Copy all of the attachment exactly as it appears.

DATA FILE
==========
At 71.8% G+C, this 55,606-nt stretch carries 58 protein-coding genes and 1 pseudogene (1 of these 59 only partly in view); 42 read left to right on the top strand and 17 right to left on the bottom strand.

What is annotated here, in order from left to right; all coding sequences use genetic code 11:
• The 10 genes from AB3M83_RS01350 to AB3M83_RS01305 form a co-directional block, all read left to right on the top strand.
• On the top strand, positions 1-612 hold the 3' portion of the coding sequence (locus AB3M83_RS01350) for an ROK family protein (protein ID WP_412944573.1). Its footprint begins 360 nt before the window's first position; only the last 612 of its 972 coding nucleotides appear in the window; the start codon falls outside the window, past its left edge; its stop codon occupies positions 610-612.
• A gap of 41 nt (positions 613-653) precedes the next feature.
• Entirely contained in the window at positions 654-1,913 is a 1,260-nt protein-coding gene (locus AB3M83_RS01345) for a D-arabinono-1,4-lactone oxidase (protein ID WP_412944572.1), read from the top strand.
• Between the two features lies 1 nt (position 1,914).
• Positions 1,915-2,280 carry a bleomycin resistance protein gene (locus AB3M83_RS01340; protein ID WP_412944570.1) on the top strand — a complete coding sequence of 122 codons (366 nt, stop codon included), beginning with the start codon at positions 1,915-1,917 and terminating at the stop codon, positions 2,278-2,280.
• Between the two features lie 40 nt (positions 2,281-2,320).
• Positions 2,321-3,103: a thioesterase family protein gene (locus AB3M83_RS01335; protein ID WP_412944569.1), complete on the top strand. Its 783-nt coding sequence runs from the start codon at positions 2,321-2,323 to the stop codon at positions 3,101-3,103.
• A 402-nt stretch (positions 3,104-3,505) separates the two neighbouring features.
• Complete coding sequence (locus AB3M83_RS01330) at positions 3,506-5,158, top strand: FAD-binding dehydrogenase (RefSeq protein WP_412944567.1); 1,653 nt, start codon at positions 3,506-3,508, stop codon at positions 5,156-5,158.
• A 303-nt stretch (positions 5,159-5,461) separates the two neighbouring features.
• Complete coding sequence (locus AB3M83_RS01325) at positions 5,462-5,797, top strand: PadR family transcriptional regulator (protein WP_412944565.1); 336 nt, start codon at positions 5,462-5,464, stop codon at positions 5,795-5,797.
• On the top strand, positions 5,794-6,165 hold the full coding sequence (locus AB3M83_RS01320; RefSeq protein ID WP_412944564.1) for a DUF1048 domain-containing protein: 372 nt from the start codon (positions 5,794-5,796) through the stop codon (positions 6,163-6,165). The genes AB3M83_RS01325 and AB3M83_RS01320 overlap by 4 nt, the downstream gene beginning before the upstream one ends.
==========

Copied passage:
At 71.8% G+C, this 55,606-nt stretch carries 58 protein-coding genes and 1 pseudogene (1 of these 59 only partly in view); 42 read left to right on the top strand and 17 right to left on the bottom strand.

What is annotated here, in order from left to right; all coding sequences use genetic code 11:
• The 10 genes from AB3M83_RS01350 to AB3M83_RS01305 form a co-directional block, all read left to right on the top strand.
• On the top strand, positions 1-612 hold the 3' portion of the coding sequence (locus AB3M83_RS01350) for an ROK family protein (protein ID WP_412944573.1). Its footprint begins 360 nt before the window's first position; only the last 612 of its 972 coding nucleotides appear in the window; the start codon falls outside the window, past its left edge; its stop codon occupies positions 610-612.
• A gap of 41 nt (positions 613-653) precedes the next feature.
• Entirely contained in the window at positions 654-1,913 is a 1,260-nt protein-coding gene (locus AB3M83_RS01345) for a D-arabinono-1,4-lactone oxidase (protein ID WP_412944572.1), read from the top strand.
• Between the two features lies 1 nt (position 1,914).
• Positions 1,915-2,280 carry a bleomycin resistance protein gene (locus AB3M83_RS01340; protein ID WP_412944570.1) on the top strand — a complete coding sequence of 122 codons (366 nt, stop codon included), beginning with the start codon at positions 1,915-1,917 and terminating at the stop codon, positions 2,278-2,280.
• Between the two features lie 40 nt (positions 2,281-2,320).
• Positions 2,321-3,103: a thioesterase family protein gene (locus AB3M83_RS01335; protein ID WP_412944569.1), complete on the top strand. Its 783-nt coding sequence runs from the start codon at positions 2,321-2,323 to the stop codon at positions 3,101-3,103.
• A 402-nt stretch (positions 3,104-3,505) separates the two neighbouring features.
• Complete coding sequence (locus AB3M83_RS01330) at positions 3,506-5,158, top strand: FAD-binding dehydrogenase (RefSeq protein WP_412944567.1); 1,653 nt, start codon at positions 3,506-3,508, stop codon at positions 5,156-5,158.
• A 303-nt stretch (positions 5,159-5,461) separates the two neighbouring features.
• Complete coding sequence (locus AB3M83_RS01325) at positions 5,462-5,797, top strand: PadR family transcriptional regulator (protein WP_412944565.1); 336 nt, start codon at positions 5,462-5,464, stop codon at positions 5,795-5,797.
• On the top strand, positions 5,794-6,165 hold the full coding sequence (locus AB3M83_RS01320; RefSeq protein ID WP_412944564.1) for a DUF1048 domain-containing protein: 372 nt from the start codon (positions 5,794-5,796) through the stop codon (positions 6,163-6,165). The genes AB3M83_RS01325 and AB3M83_RS01320 overlap by 4 nt, the downstream gene beginning before the upstream one ends.